With a few exceptions, I stayed away from the dark stuff. Yesterday was about fun and movement and efficiency. We played at mass brawls and (almost) everyone learned and extrapolated the lesson of the baby drill. Score! And I saw something I have been trying to put into words for a long time.
It is some pretty cold math.
People, generally, are very inefficient fighters. Contestants regularly go two-minute rounds in any full-contact combat sport you care to name yet, hospitalizations are rare. Deaths are very rare, and these are skilled fighters in excellent condition.
On the other hand, people can be extremely efficient killers. The longest stage in butchering an 800 pound steer or 200 pound hog is watching it bleed out. There is no ritual when you butcher meat. You don't take time to bow in, you don't get angry. There is no fight.
People can apply this skill and mindset to other people. Some can, anyway. It becomes very efficient. It doesn't have to be just killing, either. It's a tiny switch in mindset to simply knock down a threat and cuff him while he is still waiting for the fight. We can do it. We don't. We are so conditioned-- biologically, socially and through training-- to fight, to struggle, to turn any face to face struggle with each other into a dominance game with rules we are not even aware of...
(The tempting tangent, here is to go into how completely unprepared skilled fighters are when they meet a casual killer, but that's not the point.)
The one-step drill has to be done slowly to be safe. I want good power generation, good targeting. Each moment or action should be a cold assessment of the most efficient option. I want people to practice or at least think of skills closer to butchering than to fighting. Each action should be intended to incapacitate the threat or put the threat in a position to incapacitate. I want them going slowly enough that they can stay (safely) in the cold, killing mindset when all of their instincts are pushing them to fight, to contest.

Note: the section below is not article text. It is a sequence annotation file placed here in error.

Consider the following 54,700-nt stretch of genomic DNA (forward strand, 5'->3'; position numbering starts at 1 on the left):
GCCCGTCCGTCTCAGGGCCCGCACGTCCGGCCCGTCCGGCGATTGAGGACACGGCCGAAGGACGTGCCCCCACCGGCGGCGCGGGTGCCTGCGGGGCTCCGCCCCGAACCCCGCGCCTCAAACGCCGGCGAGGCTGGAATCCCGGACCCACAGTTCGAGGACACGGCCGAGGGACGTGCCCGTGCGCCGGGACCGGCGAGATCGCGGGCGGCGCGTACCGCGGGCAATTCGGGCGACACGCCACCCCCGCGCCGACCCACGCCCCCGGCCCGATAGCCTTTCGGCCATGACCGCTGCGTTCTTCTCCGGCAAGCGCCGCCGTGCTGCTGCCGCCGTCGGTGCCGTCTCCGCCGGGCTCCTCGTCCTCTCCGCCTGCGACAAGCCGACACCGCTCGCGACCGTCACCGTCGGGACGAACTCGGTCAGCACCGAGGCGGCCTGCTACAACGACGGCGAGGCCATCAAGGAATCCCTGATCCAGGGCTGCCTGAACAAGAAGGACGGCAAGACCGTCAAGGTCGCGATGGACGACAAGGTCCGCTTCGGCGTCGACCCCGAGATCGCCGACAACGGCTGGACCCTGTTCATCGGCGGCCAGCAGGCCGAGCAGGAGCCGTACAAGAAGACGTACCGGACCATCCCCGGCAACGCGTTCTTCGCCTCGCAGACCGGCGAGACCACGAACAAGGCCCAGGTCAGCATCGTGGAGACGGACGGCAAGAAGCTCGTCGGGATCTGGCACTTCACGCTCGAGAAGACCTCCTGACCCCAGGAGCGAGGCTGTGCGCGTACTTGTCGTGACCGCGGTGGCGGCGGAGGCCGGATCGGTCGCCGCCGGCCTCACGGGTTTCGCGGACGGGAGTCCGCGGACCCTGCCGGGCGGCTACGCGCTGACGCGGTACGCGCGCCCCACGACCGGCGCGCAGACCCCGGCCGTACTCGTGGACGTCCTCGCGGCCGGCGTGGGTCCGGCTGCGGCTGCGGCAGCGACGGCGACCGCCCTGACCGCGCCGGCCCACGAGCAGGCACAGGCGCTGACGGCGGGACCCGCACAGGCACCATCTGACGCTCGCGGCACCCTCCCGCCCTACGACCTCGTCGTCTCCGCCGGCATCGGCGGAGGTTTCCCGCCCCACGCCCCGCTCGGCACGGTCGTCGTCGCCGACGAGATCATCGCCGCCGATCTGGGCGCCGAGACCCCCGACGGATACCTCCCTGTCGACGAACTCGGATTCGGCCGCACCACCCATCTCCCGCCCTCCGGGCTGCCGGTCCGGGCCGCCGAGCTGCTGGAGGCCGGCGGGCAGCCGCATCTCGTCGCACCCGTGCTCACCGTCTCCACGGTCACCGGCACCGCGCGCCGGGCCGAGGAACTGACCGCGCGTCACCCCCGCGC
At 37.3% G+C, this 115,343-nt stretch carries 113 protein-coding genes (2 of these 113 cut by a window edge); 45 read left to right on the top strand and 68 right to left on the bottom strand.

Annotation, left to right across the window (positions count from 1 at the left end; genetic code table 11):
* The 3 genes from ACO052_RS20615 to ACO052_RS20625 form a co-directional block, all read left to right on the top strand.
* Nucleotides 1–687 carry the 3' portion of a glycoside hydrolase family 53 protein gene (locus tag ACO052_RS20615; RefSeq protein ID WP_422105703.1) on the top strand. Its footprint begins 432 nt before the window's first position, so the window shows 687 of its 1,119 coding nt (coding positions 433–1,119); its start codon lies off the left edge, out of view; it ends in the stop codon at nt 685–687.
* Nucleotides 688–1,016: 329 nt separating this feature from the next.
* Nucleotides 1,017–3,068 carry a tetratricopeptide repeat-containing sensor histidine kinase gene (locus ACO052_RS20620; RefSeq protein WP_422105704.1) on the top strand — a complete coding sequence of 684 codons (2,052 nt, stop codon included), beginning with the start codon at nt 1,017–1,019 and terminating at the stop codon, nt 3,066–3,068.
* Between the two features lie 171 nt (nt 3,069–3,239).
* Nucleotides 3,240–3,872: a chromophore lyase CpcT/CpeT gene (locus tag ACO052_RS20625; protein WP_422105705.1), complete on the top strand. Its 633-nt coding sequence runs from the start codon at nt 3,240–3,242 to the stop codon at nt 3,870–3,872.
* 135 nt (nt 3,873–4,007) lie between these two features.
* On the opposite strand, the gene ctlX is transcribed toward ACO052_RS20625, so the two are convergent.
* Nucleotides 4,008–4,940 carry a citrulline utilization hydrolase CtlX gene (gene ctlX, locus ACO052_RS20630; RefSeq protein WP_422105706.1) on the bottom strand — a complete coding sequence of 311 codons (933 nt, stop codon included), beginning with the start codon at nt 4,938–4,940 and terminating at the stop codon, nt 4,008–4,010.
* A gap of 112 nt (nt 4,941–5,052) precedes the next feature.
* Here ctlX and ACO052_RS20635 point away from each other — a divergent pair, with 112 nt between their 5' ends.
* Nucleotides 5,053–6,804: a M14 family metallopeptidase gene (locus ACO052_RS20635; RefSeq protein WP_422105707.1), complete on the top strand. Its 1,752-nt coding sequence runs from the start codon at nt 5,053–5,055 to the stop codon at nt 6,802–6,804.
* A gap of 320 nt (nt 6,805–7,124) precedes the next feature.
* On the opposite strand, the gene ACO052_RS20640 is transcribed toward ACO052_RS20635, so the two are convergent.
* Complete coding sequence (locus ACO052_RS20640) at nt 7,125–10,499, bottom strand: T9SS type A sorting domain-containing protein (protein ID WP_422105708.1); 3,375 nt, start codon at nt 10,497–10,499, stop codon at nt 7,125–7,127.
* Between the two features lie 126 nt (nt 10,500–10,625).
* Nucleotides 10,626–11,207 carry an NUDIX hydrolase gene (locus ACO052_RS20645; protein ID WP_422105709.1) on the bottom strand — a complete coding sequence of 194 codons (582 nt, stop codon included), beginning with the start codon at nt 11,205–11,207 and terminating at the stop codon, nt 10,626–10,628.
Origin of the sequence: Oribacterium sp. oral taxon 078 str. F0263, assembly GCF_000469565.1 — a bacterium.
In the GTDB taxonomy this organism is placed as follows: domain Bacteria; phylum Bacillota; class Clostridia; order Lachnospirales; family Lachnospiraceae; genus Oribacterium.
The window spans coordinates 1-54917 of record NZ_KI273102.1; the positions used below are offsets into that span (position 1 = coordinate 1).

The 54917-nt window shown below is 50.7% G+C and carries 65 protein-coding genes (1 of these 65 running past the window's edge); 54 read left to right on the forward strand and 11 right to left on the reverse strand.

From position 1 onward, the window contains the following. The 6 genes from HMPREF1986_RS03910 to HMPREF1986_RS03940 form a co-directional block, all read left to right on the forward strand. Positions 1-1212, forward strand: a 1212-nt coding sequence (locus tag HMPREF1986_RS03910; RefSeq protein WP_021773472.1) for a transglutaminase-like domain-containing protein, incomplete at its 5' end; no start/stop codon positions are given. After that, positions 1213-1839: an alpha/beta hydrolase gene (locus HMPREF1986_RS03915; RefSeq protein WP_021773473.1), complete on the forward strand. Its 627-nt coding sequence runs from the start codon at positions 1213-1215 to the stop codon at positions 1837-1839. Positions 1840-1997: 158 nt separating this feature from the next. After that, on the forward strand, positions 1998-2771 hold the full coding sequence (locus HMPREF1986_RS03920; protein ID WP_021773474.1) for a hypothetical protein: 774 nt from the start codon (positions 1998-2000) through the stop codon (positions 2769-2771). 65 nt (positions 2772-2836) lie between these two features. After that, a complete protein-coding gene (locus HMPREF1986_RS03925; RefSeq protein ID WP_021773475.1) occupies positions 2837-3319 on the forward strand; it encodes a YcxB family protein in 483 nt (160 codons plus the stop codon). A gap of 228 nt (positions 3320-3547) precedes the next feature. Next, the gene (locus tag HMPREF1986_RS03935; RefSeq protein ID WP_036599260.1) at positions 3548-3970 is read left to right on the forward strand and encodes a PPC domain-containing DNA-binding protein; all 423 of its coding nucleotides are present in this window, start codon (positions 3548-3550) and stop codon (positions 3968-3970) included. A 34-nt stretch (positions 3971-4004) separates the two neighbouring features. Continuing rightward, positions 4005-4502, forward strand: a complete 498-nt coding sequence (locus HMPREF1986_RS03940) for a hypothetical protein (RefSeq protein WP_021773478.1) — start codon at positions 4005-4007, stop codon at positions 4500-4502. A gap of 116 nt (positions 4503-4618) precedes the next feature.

It's hard to go slow, and always a few people ramp it up. Usually no one gets hurt and I usually just tell them to slow down, remind them that the drill isn't a fight simulation, it's about learning to see and encourage them to slow down and see...
"...always a few people ramp it up. Usually no one gets hurt..." That clicked, yesterday. Finally, and I feel like an idiot for not figuring the words out sooner.
Here's the deal, and herein is the cold math: If you are ramping it up, if you are putting energy into a system designed to hurt people and no one is getting hurt, the energy is being dissipated, wasted in some way. In other words, if you are training to injure people (which is the essence of martial arts) and you practice with speed and power in sparring and no one gets hurt you are being inefficient. There is no way to put ten times the energy (effort, power, speed) into the system (sparring) and get the same results (no injuries) unless you also drop the efficiency by a full factor.
It is completely subconscious, for most people. I caught myself tensing up punching someone I didn't want to hurt a while ago. A subconscious inefficiency I hadn't felt in years... and also the first time I'd fought within my own tribe in years.
This post will bring up all kinds of resistance. We all do things that feel stronger that makes us less efficient, but we all deny it. You only really have to look at the threat displays versus the pre-assault indicators to see it in others, though. All the 'big, red, loud' pattern of a threat display makes for a vulnerable, exposed, weak and telegraphing fighter... but we are programmed to feel and sometimes see stupid rage as strength.
Thanks to the crew who showed up yesterday, I think I finally found the words.